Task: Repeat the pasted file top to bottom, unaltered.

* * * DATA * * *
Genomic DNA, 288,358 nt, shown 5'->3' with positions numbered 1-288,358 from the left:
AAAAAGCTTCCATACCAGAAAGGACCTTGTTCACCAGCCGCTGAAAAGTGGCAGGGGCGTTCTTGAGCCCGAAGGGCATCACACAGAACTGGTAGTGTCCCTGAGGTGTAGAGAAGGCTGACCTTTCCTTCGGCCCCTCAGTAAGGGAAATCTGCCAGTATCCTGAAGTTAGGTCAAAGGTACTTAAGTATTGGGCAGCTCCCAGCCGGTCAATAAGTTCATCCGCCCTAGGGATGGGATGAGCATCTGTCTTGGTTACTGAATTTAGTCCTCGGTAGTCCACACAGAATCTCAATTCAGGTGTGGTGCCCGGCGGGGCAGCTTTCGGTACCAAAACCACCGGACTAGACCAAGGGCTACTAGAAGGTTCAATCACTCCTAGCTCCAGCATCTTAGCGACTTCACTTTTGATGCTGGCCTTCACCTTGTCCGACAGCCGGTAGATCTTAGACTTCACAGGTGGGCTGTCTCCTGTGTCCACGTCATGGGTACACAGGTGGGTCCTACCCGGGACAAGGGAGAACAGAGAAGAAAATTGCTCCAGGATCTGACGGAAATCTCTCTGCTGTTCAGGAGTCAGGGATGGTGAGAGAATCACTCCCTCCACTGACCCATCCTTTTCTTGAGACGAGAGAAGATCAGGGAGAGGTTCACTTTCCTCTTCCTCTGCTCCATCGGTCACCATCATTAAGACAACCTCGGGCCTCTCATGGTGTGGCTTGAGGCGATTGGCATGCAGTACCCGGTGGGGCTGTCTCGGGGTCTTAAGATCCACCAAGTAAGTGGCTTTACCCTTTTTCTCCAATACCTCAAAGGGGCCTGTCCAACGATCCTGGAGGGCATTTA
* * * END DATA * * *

Genomic DNA, 288,358 nt, shown 5'->3' with positions numbered 1-288,358 from the left:
AAAAAGCTTCCATACCAGAAAGGACCTTGTTCACCAGCCGCTGAAAAGTGGCAGGGGCGTTCTTGAGCCCGAAGGGCATCACACAGAACTGGTAGTGTCCCTGAGGTGTAGAGAAGGCTGACCTTTCCTTCGGCCCCTCAGTAAGGGAAATCTGCCAGTATCCTGAAGTTAGGTCAAAGGTACTTAAGTATTGGGCAGCTCCCAGCCGGTCAATAAGTTCATCCGCCCTAGGGATGGGATGAGCATCTGTCTTGGTTACTGAATTTAGTCCTCGGTAGTCCACACAGAATCTCAATTCAGGTGTGGTGCCCGGCGGGGCAGCTTTCGGTACCAAAACCACCGGACTAGACCAAGGGCTACTAGAAGGTTCAATCACTCCTAGCTCCAGCATCTTAGCGACTTCACTTTTGATGCTGGCCTTCACCTTGTCCGACAGCCGGTAGATCTTAGACTTCACAGGTGGGCTGTCTCCTGTGTCCACGTCATGGGTACACAGGTGGGTCCTACCCGGGACAAGGGAGAACAGAGAAGAAAATTGCTCCAGGATCTGACGGAAATCTCTCTGCTGTTCAGGAGTCAGGGATGGTGAGAGAATCACTCCCTCCACTGACCCATCCTTTTCTTGAGACGAGAGAAGATCAGGGAGAGGTTCACTTTCCTCTTCCTCTGCTCCATCGGTCACCATCATTAAGACAACCTCGGGCCTCTCATGGTGTGGCTTGAGGCGATTGGCATGCAGTACCCGGTGGGGCTGTCTCGGGGTCTTAAGATCCACCAAGTAAGTGGCTTTACCCTTTTTCTCCAATACCTCAAAGGGGCCTGTCCAACGATCCTGGAGGGCATTTA